Figure 4: Jack Kilby, electronic engineer. Image: James R. Biard CC-BY-SA-4.0

Following the vacation period, Kilby (Figure 4) shared his theorising with his new boss Willis Adcock (an expert in semiconductor physics). With the somewhat reluctant agreement of Adcock, Kilby’s speculative ideas quickly became speculative laboratory research investigations. He patiently carved a tiny resistor from a small strip of silicon and then with a tiny bipolar strip of silicon made a PN junction capacitor. On September 12th, 1958, the first functional laboratory device (a phase-shift oscillator) was successfully demonstrated to colleagues and the era of the monolithic integrated circuit or microchip was born. Kilby’s proto-device is shown in Figure 5.

Figure 5: The first integrated microchip circuit, built by Jack Kilby in 1958. Image courtesy of DeGolyer Library, Southern Methodist University, Texas Instruments Records.

While visually not particularly attractive, miniaturisation was quite noteworthy, given that the circuit was just a tiny thin bar of germanium 7/16th by 1/16th inches in area. Quoting Kilby, “What we didn’t realise then was that the integrated circuit would reduce the costs of electronic functions by a factor of a million to one. Nothing like that had been done before.”

Robert Noyce - Physicist

Born in 1927, Robert Noyce’s early life was spent in the small town called Denmark, in Iowa, USA. He graduated from Grinnell College, Iowa, in 1949 with a degree in Physics. An inveterate tinkerer possessed with an overarching desire to understand how the world functions, serendipitously his college undergraduate years coincided with the emergence of the transistor. Physical electronics and the physics of the solid-state of matter were to become the focus of his post-graduate researches at MIT, culminating in the award of a PhD in 1953.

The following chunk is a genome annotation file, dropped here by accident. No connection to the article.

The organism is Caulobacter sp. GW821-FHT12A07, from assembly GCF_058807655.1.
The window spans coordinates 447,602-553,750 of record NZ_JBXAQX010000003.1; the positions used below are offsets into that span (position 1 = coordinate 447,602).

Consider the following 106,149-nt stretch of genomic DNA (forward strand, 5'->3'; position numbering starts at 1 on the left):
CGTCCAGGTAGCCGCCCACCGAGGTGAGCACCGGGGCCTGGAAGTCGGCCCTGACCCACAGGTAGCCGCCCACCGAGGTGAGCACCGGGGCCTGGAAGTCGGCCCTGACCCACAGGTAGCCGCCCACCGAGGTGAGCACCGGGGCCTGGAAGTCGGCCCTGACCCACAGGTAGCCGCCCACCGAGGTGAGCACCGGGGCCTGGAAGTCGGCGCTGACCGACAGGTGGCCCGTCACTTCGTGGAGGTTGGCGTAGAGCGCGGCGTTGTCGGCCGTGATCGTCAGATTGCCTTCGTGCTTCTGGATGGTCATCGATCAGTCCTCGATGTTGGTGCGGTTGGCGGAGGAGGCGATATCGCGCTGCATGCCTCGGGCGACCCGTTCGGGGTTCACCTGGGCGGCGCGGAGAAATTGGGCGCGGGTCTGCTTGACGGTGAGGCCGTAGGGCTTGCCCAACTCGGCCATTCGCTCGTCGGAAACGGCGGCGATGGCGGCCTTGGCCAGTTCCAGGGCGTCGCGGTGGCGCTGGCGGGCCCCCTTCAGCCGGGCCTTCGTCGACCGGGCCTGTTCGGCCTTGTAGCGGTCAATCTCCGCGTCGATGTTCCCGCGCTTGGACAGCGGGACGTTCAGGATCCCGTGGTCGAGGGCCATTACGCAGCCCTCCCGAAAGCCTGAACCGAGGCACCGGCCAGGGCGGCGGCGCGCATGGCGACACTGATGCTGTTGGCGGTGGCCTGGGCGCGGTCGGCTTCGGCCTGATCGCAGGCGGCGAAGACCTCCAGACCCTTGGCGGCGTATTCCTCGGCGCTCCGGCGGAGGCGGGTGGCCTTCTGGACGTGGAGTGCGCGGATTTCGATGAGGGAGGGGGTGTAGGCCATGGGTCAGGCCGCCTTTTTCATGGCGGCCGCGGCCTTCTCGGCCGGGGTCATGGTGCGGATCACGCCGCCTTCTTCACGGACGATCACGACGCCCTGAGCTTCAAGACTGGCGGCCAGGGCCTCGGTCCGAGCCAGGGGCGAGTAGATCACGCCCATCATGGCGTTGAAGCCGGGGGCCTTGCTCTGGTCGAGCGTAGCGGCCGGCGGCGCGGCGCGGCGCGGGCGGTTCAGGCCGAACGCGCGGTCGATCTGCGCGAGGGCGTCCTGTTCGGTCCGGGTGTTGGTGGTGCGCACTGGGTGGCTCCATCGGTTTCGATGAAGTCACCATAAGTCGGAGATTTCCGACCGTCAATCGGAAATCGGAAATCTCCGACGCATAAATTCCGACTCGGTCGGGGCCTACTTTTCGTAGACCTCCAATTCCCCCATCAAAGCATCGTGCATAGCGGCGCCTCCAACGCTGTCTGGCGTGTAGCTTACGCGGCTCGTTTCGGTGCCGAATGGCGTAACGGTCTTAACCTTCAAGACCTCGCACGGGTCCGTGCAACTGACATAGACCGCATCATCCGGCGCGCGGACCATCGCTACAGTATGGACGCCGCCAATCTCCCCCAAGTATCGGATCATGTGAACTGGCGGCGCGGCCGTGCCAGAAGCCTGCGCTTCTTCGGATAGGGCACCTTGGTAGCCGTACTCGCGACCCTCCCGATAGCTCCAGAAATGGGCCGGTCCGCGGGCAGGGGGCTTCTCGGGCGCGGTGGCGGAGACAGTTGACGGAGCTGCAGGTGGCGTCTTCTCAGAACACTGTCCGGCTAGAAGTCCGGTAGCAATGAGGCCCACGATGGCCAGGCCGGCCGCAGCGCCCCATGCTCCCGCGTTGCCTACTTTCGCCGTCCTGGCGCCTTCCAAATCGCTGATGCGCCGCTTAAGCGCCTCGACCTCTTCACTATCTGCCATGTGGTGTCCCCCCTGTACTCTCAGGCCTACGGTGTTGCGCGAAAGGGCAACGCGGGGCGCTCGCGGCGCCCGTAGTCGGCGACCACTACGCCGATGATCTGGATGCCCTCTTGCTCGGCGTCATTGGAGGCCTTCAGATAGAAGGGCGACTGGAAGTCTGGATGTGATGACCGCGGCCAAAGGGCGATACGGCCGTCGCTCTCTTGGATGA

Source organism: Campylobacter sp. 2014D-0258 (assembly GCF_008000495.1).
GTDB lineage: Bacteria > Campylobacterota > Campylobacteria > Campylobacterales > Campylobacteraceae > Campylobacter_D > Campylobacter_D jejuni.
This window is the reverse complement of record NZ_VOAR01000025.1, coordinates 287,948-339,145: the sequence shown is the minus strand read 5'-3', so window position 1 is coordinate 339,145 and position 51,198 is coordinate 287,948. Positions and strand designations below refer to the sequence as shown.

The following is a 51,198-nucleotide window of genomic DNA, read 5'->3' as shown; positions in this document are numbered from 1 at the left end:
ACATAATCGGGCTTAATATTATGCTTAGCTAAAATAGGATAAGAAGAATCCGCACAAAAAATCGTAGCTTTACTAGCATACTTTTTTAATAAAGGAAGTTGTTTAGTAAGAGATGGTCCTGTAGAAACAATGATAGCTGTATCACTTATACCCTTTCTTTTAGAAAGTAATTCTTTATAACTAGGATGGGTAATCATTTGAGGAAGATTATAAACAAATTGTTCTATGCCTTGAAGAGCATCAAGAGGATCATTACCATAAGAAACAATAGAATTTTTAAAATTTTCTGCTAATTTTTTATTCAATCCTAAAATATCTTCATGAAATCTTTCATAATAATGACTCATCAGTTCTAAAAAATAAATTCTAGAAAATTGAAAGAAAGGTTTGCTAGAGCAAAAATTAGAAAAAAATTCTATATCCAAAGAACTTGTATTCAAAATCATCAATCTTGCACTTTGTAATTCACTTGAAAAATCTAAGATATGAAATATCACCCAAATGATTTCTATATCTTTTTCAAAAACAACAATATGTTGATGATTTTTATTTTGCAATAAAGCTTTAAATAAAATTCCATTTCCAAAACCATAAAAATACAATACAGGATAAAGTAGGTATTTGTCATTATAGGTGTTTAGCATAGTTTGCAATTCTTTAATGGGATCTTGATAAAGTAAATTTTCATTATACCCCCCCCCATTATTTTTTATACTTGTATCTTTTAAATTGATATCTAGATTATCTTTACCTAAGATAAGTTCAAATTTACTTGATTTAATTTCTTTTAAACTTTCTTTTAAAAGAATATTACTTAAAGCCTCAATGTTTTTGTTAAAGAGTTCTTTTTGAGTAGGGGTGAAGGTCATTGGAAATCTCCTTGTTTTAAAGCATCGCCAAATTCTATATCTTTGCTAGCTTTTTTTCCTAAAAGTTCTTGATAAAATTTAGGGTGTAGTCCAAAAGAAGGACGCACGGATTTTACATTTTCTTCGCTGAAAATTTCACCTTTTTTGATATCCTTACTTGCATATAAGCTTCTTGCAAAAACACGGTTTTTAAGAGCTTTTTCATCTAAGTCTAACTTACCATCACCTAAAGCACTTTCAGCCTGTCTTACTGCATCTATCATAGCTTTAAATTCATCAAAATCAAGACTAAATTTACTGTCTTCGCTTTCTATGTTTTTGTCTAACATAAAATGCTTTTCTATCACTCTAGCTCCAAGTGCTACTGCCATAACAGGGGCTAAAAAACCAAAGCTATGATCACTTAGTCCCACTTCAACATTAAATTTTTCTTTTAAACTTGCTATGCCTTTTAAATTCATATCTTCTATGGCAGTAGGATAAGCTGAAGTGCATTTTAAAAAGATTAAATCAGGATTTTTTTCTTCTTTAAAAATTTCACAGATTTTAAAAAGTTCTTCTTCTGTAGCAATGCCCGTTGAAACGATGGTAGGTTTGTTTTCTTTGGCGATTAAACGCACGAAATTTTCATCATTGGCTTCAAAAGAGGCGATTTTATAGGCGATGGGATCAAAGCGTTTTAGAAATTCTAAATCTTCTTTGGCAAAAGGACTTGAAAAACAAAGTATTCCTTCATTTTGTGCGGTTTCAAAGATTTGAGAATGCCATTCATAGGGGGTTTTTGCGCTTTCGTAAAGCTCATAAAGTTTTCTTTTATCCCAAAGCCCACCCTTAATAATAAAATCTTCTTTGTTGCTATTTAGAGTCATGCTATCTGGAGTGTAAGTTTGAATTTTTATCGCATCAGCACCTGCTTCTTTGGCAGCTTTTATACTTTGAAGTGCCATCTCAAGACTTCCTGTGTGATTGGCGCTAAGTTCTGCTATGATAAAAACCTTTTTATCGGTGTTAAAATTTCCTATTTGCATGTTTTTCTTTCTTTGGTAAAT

Ambitious, flamboyant and extroverted, his career trajectory was meteoric, propelled by his electronic expertise and an innate business acumen. Never short of self-confidence, an early employment target was with Shockley Semiconductor Laboratories in Palo Alto, California. There is an apocryphal story describing how he rented an apartment for his family, before the job interview, or offer of a position. Co-inventor of the transistor and about-to-be Nobel Laureate, William Shockley had departed Bell Laboratories in order to launch his own personal plant for transistor fabrication, with prime emphasis on design and development of high-performance double-diffusion transistors. Semiconductor fabrication plants in the latter part of the 1950s, were effectively licences to print dollars. However, despite the prestige of being part of a team working with a Nobel Prize winner, Shockley’s business organisation and management know-how paled to insignificance in comparison with his forte of transistor design. Abruptly, in 1957, Noyce along with seven other members of the engineering design group departed Shockley’s operation, collectively investing savings in the fledgling Fairchild Semiconductor Corporation, in San Jose.